MIT has been called the center of a lot of things. In the 1970s, the New York Times recalled its history as a center of military research. The Chicago Tribune speculated about it being the next center of economic thought in the 80s, and in the 90s, another Times article referenced it as the center of computer science. Nobody ever mentioned that MIT was also once the center of winking, until recently.
An interview in the San Diego Reader with alumnus Rick Tucker ’80 reveals that MIT was considered the center of winking, or tiddlywinking, about 35 years ago.
As Tucker tells it, “There have been a number of starts and stops, but in terms of MIT, there were two people who started tiddlywinks. One went to Cornell and one went to MIT. The Cornell player, Severin Drix, found a tiddlywinks set in a box of Trix cereal. The enduring team at MIT started in 1966 with Ferd Wulkan, who was Severin Drix’s friend. They decided to form teams and compete against each other.”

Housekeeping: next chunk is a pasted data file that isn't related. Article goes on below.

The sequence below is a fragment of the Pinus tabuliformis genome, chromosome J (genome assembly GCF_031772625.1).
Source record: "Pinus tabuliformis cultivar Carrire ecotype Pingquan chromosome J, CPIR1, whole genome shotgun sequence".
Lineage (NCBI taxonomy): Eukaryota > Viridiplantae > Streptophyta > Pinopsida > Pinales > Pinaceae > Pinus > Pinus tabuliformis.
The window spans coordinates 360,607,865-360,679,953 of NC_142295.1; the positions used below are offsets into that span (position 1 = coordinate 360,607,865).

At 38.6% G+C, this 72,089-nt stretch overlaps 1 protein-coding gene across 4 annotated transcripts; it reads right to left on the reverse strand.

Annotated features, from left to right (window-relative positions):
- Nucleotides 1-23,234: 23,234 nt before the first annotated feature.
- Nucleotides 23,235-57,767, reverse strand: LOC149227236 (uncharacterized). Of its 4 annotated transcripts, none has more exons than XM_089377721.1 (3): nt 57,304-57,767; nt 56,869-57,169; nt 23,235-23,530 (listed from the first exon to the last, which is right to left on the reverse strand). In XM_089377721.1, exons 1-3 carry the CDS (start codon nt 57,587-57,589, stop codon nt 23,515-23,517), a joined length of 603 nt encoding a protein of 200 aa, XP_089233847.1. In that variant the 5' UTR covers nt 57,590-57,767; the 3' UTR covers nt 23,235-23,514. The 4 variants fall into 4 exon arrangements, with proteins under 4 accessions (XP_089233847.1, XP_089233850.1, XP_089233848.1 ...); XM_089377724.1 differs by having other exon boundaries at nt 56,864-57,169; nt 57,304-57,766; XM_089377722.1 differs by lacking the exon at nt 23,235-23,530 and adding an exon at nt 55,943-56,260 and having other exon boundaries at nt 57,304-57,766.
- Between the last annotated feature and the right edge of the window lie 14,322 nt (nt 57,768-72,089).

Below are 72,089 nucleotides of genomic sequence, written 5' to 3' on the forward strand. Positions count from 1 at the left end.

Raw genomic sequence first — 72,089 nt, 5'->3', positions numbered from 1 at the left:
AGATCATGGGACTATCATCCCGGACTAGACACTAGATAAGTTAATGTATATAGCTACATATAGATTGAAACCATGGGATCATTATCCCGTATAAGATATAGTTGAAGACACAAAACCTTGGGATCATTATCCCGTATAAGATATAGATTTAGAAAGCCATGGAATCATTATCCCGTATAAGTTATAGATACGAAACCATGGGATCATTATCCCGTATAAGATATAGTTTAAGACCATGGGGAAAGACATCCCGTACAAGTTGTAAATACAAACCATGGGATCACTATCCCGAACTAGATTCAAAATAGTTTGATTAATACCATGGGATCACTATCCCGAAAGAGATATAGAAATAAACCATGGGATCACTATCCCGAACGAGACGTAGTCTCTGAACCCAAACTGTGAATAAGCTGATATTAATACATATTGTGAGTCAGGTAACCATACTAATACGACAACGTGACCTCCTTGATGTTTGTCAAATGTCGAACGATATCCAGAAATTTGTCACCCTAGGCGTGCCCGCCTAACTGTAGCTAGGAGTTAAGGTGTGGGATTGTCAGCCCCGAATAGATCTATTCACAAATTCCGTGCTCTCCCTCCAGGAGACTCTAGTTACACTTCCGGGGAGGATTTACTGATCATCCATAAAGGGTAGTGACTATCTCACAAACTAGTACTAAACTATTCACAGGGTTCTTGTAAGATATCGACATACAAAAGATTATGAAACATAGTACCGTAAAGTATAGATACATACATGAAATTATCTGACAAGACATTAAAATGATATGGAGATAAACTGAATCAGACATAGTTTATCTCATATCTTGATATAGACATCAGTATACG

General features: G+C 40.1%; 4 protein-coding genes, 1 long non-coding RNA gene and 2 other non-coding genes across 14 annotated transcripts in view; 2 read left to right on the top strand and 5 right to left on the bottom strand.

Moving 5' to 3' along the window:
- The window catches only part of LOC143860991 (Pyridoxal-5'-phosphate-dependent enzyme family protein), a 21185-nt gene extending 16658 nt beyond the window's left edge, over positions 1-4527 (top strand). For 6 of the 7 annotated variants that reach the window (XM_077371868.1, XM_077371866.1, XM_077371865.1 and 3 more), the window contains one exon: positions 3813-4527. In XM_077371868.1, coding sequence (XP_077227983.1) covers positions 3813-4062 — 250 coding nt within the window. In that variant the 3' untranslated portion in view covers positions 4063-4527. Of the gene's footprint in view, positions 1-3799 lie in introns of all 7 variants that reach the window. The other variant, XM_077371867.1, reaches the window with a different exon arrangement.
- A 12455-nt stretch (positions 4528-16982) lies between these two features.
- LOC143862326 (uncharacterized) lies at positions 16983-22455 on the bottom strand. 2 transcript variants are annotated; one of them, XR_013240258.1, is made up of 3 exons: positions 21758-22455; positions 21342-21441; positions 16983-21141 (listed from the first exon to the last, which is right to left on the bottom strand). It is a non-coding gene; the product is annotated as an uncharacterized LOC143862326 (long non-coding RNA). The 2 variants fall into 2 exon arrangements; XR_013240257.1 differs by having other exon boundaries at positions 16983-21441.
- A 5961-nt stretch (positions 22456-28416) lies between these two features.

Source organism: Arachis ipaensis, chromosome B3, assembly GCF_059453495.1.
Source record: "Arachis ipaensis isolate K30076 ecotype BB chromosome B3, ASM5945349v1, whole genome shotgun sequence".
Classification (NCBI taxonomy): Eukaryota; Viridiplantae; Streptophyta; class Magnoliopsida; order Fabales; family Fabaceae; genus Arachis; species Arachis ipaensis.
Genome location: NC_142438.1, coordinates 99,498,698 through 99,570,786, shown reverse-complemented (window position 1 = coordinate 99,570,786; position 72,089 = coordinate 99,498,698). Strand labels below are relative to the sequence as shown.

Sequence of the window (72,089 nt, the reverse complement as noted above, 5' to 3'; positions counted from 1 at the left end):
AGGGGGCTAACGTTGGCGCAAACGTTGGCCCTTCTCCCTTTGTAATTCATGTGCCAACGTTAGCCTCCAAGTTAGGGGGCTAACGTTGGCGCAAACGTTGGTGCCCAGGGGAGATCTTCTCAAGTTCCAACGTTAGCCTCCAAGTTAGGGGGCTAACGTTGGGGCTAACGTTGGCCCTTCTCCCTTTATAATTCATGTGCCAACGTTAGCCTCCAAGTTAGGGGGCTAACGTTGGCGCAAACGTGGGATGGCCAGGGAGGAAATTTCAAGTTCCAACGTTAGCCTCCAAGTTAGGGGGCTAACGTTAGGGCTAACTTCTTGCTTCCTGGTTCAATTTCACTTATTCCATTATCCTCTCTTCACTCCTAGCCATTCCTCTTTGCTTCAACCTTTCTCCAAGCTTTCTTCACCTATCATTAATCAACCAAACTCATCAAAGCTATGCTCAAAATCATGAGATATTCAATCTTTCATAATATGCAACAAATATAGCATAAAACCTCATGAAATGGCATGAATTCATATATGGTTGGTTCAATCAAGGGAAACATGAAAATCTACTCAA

Maybe it sounds trite, but there is a fair amount of strategy involved in Tiddlywinks—as well as a colorful lexicon. Remember what winks, squopping, and boondocking means? (If you don’t, you can look it up here.)